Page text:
OFAC News and Regulations

Aviation Company’s Recent Settlement With OFAC Highlights The Need For End Use Verification

OFAC and the Apollo Aviation Group recently announced a settlement of alleged violations of Sudanese Sanctions Regulations.

Between 2013 and 2015, Apollo Aviation Group leased three of their aircraft engines to a company based in the United Arab Emirates (UAE). The lease agreement included a clause that forbade the lessee from further subleasing the engines out.

However, Apollo failed to follow through on enforcing that clause. They also had not procured an end use document—in this case, an export compliance certificate—from their lessee. Unfortunately, this oversight ended up leading to a compliance violation, when the lessee subleased those engines to another company, based in Ukraine—which then installed them on an aircraft leased to Sudan Airways. This chain of events resulted in 12 alleged violations of the Sudanese Sanctions Regulations.

The Office of Foreign Assets Control (OFAC) and Apollo settled on these alleged violations, to the amount of $210,600. This is far lower than the $3 million maximum monetary fine that Apollo could have been subject to, because of mitigating circumstances that OFAC took into account.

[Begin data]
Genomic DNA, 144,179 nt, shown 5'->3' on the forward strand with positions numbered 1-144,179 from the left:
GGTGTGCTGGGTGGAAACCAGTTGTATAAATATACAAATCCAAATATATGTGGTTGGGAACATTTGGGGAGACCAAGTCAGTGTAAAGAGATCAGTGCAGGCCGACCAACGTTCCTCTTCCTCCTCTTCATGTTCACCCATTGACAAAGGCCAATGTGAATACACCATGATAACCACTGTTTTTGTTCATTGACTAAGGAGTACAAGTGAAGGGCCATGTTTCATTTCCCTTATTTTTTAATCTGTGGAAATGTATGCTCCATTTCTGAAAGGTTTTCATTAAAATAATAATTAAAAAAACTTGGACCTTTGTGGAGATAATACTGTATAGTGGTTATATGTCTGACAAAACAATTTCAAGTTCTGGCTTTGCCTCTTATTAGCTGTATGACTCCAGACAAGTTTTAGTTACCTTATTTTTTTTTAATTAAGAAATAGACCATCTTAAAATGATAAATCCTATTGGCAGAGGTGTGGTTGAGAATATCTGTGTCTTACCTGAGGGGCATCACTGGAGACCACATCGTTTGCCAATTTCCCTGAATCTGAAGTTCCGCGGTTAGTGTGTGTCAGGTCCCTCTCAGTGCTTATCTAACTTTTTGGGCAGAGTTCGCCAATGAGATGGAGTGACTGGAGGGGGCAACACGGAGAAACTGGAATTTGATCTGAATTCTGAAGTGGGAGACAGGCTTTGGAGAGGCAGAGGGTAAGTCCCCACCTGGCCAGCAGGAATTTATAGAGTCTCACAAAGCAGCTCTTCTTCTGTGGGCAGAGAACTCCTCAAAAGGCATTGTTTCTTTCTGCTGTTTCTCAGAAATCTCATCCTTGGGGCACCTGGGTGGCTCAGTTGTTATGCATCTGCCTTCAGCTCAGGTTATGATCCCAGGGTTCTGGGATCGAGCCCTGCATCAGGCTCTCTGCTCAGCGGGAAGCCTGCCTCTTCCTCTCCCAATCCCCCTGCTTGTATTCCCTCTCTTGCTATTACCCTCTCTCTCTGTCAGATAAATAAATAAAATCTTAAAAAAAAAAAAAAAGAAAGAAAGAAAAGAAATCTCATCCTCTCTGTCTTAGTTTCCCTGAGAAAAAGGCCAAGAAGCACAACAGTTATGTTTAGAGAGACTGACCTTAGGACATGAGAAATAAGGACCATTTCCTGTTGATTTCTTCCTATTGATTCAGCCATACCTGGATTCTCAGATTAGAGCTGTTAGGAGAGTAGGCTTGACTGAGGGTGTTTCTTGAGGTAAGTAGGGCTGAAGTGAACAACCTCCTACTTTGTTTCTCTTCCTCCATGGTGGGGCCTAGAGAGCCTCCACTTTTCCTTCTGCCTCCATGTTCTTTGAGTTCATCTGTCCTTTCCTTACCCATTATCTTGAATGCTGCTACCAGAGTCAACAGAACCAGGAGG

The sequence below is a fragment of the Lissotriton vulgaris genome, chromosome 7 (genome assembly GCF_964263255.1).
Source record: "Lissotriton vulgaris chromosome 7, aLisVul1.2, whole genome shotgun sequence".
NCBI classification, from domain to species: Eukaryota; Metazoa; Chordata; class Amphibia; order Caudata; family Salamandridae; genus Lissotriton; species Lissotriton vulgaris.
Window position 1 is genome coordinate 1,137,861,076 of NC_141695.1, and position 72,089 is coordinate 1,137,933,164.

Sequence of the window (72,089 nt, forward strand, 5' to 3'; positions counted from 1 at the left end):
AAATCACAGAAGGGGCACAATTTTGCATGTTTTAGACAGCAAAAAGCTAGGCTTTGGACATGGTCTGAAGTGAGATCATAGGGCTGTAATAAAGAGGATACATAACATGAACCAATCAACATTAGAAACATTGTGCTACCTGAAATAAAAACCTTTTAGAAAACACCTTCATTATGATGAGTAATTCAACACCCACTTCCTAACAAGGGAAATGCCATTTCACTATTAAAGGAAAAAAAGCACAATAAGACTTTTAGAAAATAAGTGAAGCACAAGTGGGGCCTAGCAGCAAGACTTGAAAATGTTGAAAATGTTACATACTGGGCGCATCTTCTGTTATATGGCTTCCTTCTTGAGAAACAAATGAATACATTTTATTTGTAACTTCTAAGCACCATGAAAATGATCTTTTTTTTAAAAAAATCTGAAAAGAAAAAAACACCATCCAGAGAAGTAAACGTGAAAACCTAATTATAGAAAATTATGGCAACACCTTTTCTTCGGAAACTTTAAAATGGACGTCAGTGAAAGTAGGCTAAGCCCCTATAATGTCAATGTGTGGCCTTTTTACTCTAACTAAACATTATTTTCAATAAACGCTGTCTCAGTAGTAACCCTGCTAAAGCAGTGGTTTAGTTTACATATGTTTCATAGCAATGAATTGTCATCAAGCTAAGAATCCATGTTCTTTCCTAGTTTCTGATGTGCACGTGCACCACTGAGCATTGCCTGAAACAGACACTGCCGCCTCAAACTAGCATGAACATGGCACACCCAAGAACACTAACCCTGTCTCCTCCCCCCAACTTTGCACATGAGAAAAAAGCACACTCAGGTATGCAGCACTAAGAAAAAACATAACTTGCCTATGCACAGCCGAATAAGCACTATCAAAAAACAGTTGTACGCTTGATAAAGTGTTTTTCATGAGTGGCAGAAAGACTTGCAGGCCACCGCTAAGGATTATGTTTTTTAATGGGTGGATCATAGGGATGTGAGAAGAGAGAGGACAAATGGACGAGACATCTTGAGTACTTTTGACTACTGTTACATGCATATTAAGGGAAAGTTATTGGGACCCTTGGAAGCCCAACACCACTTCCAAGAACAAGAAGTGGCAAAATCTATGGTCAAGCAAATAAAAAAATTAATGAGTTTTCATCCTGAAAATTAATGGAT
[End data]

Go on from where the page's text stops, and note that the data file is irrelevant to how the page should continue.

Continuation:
The first of these was that Apollo voluntarily self-disclosed to OFAC as soon as they became aware of potential violations. They also cooperated with OFAC during the course of the investigation, and presented any and all information they needed in a concise and organized manner. In addition, Apollo went on to implement a number of remedial measures to help minimize the possibility of future violations—including improved Know Your Customer (KYC) screening procedures, enhanced employee training on U.S. export law, and procuring end use statements (in this case, export compliance certificates) from lessees and sublessees.

All told, there are valuable lessons to be learned from this case. The most significant one, especially for an organization that operates in a high-risk industry and on an international scale, is the importance of end-to-end compliance. To quote OFAC, this settlement “highlights the importance of companies operating internationally to implement Know Your Customer screening procedures and implement compliance measures that extend beyond the point-of-sale and function throughout the entire business or lease period.”